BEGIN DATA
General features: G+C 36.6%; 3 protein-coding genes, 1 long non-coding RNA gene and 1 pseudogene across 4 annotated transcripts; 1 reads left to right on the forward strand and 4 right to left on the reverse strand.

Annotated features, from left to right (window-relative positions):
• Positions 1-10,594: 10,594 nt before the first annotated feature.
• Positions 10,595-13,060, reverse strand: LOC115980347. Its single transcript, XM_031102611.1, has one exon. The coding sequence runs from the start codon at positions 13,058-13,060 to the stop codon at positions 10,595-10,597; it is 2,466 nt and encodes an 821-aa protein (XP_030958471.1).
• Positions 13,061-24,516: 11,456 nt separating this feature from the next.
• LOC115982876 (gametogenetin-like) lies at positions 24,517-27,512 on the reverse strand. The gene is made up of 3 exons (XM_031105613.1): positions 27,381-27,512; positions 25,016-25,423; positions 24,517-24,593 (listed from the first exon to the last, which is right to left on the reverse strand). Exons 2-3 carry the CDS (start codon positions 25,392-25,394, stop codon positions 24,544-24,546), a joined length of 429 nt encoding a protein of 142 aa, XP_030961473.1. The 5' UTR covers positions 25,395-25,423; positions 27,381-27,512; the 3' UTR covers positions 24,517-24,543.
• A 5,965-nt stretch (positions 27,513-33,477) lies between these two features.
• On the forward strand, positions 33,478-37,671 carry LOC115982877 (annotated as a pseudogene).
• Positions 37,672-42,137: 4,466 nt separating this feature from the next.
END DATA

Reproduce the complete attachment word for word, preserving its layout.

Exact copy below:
General features: G+C 36.6%; 3 protein-coding genes, 1 long non-coding RNA gene and 1 pseudogene across 4 annotated transcripts; 1 reads left to right on the forward strand and 4 right to left on the reverse strand.

Annotated features, from left to right (window-relative positions):
• Positions 1-10,594: 10,594 nt before the first annotated feature.
• Positions 10,595-13,060, reverse strand: LOC115980347. Its single transcript, XM_031102611.1, has one exon. The coding sequence runs from the start codon at positions 13,058-13,060 to the stop codon at positions 10,595-10,597; it is 2,466 nt and encodes an 821-aa protein (XP_030958471.1).
• Positions 13,061-24,516: 11,456 nt separating this feature from the next.
• LOC115982876 (gametogenetin-like) lies at positions 24,517-27,512 on the reverse strand. The gene is made up of 3 exons (XM_031105613.1): positions 27,381-27,512; positions 25,016-25,423; positions 24,517-24,593 (listed from the first exon to the last, which is right to left on the reverse strand). Exons 2-3 carry the CDS (start codon positions 25,392-25,394, stop codon positions 24,544-24,546), a joined length of 429 nt encoding a protein of 142 aa, XP_030961473.1. The 5' UTR covers positions 25,395-25,423; positions 27,381-27,512; the 3' UTR covers positions 24,517-24,543.
• A 5,965-nt stretch (positions 27,513-33,477) lies between these two features.
• On the forward strand, positions 33,478-37,671 carry LOC115982877 (annotated as a pseudogene).
• Positions 37,672-42,137: 4,466 nt separating this feature from the next.